Fill out the form below to request a quote
Name*
Email*
Contact Number*
Address Line 1*
Address Line 2
Town*
Postcode*
Extra Info

I agree to receiving offers and services by email from Surrey Marble & Granite

I agree to Surrey Marble & Granite Terms & Conditions

Recent Posts

What is sintered stone?

16.07.2018
no comments

Granite vs Quartz

granite vs quartzOne of the ways many homeowners choose to improve and refresh their homes is to refit a kitchen either in its entirety or to install a new worktop. Once the decision has been taken to change the counter tops in a property, the next decision is what material to use. For most the two main options are Granite and Quartz as these are the most widely used and most practical materials for work surfaces. There are many great reasons to choose either of these, so in order to make a decision it is important to know the key features and differences between them.

Granite is 100% naturally occurring stone, whilst quartz is usually around 93% quartz with the rest made up of polymer resins and colour pigments for binding. Granite can also be engineered in this way, but most commercially available granite is not and is purely natural stone.

Another key consideration for homeowners is of course the cost of the worktops. Most people will have a budget in mind when embarking on home improvements and will want to use the best they can afford. The cost of granite varies depending on where it was mined, the manufacturer, installer, the location of your home, and the availability of the stone. Overall the price of granite is almost the same like for like as quartz, therefore paying the same for natural stone as for an engineered product.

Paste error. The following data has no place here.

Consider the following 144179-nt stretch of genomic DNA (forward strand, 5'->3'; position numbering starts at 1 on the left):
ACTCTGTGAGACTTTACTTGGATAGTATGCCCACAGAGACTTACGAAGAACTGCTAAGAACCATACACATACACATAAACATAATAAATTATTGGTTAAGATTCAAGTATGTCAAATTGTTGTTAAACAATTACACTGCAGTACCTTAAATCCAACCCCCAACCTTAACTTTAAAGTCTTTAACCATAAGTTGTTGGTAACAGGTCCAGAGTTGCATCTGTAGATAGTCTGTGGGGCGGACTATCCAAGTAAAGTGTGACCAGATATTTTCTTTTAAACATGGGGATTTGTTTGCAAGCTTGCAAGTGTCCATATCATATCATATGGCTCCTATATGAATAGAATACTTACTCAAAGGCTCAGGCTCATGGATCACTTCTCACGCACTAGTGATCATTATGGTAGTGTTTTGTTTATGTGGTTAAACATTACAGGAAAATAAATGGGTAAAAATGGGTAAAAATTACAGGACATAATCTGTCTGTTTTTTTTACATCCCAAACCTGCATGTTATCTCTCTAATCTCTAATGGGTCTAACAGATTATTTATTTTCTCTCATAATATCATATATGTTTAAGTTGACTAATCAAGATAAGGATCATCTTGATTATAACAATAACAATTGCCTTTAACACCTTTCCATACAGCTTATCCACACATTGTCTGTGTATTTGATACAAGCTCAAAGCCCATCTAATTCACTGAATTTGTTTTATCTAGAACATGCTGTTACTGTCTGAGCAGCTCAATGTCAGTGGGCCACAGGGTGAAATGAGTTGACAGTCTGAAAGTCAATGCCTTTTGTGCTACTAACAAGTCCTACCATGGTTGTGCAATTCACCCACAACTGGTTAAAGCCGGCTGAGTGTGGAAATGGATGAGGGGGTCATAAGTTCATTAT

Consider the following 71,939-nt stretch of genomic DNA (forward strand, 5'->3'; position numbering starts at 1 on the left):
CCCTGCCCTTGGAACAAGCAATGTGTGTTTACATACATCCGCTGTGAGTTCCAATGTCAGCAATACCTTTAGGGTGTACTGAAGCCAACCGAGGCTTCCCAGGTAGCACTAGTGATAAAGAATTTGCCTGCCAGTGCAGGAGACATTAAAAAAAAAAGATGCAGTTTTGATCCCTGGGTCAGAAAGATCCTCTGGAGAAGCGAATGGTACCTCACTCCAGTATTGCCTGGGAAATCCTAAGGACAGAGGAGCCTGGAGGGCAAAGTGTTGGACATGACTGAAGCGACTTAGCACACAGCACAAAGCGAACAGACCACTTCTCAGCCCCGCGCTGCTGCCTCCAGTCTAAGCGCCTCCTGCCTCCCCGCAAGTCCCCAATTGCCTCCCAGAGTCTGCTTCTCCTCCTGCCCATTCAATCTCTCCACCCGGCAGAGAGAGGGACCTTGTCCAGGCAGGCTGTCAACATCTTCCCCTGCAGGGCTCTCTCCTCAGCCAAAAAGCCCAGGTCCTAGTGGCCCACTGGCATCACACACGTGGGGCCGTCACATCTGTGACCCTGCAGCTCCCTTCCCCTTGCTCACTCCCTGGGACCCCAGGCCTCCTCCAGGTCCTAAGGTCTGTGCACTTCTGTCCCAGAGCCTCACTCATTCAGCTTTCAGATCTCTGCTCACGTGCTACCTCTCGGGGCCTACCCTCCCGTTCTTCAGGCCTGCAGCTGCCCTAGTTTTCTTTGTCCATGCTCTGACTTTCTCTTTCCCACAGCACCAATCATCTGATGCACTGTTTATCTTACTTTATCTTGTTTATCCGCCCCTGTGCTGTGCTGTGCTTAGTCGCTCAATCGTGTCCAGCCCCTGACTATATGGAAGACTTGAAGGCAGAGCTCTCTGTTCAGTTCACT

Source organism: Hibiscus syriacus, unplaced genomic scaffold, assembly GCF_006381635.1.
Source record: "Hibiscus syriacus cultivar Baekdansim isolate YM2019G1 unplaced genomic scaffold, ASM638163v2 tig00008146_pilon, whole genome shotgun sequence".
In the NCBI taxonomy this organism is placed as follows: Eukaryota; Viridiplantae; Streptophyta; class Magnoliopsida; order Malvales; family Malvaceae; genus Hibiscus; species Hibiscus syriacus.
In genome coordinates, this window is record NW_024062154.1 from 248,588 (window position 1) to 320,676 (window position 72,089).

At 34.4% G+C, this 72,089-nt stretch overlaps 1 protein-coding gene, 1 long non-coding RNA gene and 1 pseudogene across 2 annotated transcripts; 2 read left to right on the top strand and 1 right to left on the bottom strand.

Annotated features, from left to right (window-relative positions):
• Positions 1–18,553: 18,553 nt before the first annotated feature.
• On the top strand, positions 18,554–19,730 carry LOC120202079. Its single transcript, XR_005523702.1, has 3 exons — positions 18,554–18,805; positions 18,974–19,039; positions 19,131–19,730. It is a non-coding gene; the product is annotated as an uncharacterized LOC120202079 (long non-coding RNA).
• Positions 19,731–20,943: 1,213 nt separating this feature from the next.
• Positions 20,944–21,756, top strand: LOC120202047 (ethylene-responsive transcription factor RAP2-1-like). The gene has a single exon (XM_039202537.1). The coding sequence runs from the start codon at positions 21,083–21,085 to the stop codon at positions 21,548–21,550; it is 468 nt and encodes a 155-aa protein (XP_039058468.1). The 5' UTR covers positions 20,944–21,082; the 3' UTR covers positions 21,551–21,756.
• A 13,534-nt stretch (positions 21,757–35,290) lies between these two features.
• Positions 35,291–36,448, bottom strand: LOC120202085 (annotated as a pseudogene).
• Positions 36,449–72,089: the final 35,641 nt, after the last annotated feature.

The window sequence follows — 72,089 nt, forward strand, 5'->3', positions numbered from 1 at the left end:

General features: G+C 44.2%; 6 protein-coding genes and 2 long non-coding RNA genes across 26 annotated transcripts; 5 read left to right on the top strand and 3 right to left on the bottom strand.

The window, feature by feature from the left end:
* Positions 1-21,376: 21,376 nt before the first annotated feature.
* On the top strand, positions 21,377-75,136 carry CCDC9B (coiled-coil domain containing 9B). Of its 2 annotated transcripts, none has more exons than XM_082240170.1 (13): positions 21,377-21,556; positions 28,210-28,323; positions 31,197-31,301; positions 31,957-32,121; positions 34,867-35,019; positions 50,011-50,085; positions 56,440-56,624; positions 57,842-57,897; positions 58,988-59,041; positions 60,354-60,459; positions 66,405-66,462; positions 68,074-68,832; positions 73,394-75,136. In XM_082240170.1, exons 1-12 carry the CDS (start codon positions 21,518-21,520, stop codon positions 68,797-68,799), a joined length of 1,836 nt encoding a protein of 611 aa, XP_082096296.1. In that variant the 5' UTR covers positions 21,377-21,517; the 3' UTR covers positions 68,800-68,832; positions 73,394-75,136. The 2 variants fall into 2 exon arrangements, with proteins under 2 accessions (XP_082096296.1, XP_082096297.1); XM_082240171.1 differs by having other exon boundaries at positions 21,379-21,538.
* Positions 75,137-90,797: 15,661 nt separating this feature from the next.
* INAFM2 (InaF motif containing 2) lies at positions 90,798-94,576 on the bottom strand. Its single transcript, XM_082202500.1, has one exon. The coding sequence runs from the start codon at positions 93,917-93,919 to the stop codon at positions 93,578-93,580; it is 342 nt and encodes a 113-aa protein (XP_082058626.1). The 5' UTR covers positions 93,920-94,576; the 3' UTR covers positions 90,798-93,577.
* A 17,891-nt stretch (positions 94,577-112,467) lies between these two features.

One of the main reasons many decide to refit a kitchen is to improve the value of the property as a whole. If this is the primary purpose of installing new worktops then the best choice is granite. Quartz does not add value to a home like granite does. Potential buyers associate granite with value in a way that they do not with quartz despite them being similar cost.

For practicality there is little to separate the two materials either. Many believe that quartz is more durable but it is by no means invincible. Like granite it is only resistant to heat and scratches and care must be taken when using chemicals and certain food products. Granite can be used outside whereas quartz cannot as exposure to the sun damages the polymer resins.

Both quartz and granite are non-porous and therefore resistant to bacteria. They do both however need cleaning to keep them completely safe. Some types of engineered quartz have anti-bacterial coating as standard to provide additional protection. It is down to preference whether this is viewed as a benefit or a risk to health depending on individual opinions of pesticides.

 

Recommended Articles

To furnish new homes in modern interior design style is not an easy task, with the variety of materials and items for each room available in shops and advertised on the basis of their functionality, sleek design, and comfort. There are certainly predominant patterns in the furnishing of new homes or renovation of other ones. The approach is with a view to providing novelties in the ambience to obtain a feeling of changes eagerly awaited by all householders. Furthermore, the second consideration is the strife for all the comfort that […]

06.06.2012
no comments
Read More

Heart melting opulence in home renovations is easy to achieve. Nowadays a host of companies offer the highest quality furniture, fixtures and fittings, appliances and kitchen worktop surfaces made of finest quality materials and imported from a range of places around the world. The cream of the crop in all areas is painstakingly searched for and supplied in a range of colours, to provide customers with top quality and exquisiteness for their homes – inviting living room suites, luxurious bathroom equipment and shower rooms, shiny granite worktops and bedroom units.

09.01.2012
no comments
Read More

I recently stumbled across an amazing artist who works solely in slate! The nature of the shape of slate creates stunning visual effects in terms of shadow and light. The image shows Alan Turing, who “did more than any other to make possible the breaking of the German Enigma codes at the secret Station X at Bletchley Park in Buckinghamshire.”. On his website http://www.stephenkettle.co.uk, Stephen explains that the process takes a great deal of time, an average of 60 hours per week! He goes on to say that this process […]

25.05.2012
no comments
Read More